Good communication. The school board should also be officially notified of all facts of the suicide by the postvention team, through a written and an oral presentation. They should also be brought up-to-date on precisely how the postvention system has worked, when it went into place, and the effect it had on the school and the students.

Follow-up. Findings from authoritative research show suicide following a person's exposure to another suicide "was 2 to 4 times higher among 15-19-year-olds than older age groups," King reports. Hence, continuing sessions in groups or one-on-one are important, to allow students to fully express their ongoing feelings about the tragedy.

And, following the playing out of all the elements of a well-rehearsed and professionally-implemented postvention program, there nevertheless needs to be a formal follow-up ("post-mortem" is an inappropriate phrase in this instance) to assess how effectively the plan worked. Team members should be asked, and should think deeply about questions like: "What helped and what did not help?"

More ways to avoiding cluster suicides after an actual suicide

In a research article he published two years after the previously featured piece (King, 2001), King discusses the intervention that is necessarily in the event a student attempts - though doesn't carry out to completion - suicide. This is useful information for schools, if, following an actual school suicide, other youths become threats to perform cluster acts. King advises, when a student threatens suicide, then first of all, "Ensure student safety," and secondly, access that student's suicidal risk. There are three levels of risk, he notes: "extreme risk," "severe risk," and "moderate risk." In the "extreme" case, that student likely has a specific plan, either with a gun or another weapon, and "will not relinquish the dangerous instrument" willingly - at least initially. In this case, the school professional "should remain with the youth, stay calm, and encourage the student to talk and express feelings." The professional should not attempt to take the "lethal means" away, but instead should ask the student to voluntarily relinquish it. Once the weapon is securely out of the hands of the student, appropriate care for the student is the first order of business.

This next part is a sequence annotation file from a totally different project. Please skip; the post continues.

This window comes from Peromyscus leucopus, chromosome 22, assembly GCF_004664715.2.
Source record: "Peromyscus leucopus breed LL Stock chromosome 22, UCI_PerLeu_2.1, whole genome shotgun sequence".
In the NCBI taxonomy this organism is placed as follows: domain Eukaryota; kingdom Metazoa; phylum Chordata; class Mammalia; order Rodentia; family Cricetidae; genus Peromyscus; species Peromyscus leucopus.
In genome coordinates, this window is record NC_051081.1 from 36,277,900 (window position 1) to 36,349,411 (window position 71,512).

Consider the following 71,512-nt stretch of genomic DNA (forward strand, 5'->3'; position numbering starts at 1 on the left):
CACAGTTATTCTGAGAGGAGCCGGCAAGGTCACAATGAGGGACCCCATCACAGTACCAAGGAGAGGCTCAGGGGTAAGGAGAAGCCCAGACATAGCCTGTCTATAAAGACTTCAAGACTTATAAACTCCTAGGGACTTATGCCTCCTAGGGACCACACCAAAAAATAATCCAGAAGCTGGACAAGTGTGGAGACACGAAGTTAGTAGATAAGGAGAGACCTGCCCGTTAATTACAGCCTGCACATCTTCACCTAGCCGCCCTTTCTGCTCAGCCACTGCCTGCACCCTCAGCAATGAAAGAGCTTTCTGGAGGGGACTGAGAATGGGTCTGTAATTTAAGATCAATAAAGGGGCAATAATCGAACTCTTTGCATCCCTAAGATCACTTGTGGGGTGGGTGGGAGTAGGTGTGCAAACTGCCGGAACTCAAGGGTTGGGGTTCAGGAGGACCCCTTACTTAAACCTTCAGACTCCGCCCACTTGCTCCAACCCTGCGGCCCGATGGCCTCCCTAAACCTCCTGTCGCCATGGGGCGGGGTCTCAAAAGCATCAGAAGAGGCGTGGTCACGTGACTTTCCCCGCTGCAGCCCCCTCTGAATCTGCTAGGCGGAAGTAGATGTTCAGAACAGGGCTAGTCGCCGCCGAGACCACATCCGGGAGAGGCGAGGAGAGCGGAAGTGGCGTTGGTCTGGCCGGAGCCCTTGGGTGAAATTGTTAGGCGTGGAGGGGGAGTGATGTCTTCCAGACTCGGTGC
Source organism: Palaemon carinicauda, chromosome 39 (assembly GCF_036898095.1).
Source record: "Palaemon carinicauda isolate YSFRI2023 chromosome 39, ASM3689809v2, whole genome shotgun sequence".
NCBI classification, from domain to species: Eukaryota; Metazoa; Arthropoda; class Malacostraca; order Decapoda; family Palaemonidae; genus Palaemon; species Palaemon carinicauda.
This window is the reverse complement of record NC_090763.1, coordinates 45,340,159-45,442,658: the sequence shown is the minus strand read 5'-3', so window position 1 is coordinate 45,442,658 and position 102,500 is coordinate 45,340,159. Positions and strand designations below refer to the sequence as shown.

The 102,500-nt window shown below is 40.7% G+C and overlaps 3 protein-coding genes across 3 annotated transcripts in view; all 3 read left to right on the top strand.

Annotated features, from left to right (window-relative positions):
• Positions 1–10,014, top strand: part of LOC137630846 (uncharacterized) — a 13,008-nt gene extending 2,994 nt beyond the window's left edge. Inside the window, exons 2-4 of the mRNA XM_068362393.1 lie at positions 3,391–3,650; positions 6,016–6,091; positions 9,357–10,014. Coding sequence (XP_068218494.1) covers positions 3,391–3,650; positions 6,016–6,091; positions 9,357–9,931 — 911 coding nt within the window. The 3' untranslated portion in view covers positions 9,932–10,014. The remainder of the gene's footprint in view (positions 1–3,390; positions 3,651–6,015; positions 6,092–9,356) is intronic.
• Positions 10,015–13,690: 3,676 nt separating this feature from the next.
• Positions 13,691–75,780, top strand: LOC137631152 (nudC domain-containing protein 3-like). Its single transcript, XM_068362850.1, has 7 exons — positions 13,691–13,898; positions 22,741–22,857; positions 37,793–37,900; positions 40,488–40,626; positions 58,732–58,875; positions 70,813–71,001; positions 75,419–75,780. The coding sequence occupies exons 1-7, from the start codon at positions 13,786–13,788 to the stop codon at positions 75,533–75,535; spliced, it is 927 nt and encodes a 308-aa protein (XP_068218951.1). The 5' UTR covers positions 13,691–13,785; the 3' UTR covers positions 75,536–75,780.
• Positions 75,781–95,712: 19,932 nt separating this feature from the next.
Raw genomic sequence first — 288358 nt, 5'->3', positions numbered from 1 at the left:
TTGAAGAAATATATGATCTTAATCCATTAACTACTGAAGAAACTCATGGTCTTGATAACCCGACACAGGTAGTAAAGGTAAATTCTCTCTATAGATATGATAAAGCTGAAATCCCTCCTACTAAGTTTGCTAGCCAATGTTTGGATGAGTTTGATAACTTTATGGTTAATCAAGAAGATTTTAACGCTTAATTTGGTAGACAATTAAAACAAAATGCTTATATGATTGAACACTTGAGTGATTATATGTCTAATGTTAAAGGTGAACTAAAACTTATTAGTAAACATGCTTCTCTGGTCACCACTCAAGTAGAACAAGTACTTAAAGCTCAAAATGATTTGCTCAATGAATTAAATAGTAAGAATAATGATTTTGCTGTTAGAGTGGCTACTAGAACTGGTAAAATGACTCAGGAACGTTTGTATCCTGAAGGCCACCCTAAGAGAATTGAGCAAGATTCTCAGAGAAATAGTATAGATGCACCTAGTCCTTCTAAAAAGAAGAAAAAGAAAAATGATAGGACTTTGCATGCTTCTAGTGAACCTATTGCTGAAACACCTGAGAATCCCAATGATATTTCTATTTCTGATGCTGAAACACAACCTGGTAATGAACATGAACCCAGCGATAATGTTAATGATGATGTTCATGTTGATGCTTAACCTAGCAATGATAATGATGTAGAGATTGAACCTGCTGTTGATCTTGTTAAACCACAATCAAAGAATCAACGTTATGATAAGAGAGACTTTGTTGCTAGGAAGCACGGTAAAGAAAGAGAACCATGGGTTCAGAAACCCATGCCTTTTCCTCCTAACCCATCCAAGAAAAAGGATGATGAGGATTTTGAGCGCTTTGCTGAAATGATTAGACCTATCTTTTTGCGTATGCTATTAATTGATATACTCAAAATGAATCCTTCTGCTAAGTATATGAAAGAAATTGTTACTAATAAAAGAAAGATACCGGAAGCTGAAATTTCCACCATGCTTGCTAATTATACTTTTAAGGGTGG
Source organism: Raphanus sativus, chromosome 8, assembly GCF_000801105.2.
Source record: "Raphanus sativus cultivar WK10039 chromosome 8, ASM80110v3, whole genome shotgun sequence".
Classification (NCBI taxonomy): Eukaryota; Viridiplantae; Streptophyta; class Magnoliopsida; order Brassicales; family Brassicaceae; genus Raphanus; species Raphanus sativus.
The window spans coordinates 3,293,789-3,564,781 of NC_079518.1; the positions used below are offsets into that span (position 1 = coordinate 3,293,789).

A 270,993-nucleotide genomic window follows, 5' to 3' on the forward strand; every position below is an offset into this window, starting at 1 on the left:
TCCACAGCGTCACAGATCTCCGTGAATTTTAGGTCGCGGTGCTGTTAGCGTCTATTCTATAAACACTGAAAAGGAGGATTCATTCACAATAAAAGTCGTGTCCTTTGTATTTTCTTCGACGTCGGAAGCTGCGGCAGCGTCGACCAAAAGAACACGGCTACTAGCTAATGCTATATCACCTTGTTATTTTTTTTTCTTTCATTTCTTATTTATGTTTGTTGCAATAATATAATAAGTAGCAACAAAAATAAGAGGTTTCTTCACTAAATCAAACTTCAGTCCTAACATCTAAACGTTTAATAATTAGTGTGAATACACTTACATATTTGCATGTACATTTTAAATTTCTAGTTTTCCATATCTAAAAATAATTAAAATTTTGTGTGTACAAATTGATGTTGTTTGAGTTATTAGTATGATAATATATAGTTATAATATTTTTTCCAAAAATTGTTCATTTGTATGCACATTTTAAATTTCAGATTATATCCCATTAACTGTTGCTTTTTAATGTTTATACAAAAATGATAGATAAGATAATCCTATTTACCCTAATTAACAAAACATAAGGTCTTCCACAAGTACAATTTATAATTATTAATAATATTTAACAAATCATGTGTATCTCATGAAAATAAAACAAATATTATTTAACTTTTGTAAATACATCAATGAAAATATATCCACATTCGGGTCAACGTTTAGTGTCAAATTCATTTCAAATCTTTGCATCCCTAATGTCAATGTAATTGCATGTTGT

Identifying others who may become cluster candidates

One testing procedure which is being used by schools to determine, after a real suicide, if others may feel compelled to join the victim, is the two-stage screening and assessment process of the Suicidal Ideation Questionnaire (SIQ) (Eckert, et al., 2003). First, students are administered a class-wide, or school-wide, self-report SIQ screening survey. Any student who scores above "clinically significant levels" on the self-report measure then will receive individualized interviews with professionals, to further determine the risk for suicide. Does it work? Eckert writes: "Initial research into this area [self-report and individual interviews] has been promising."

Not all scholars agree on the success of postvention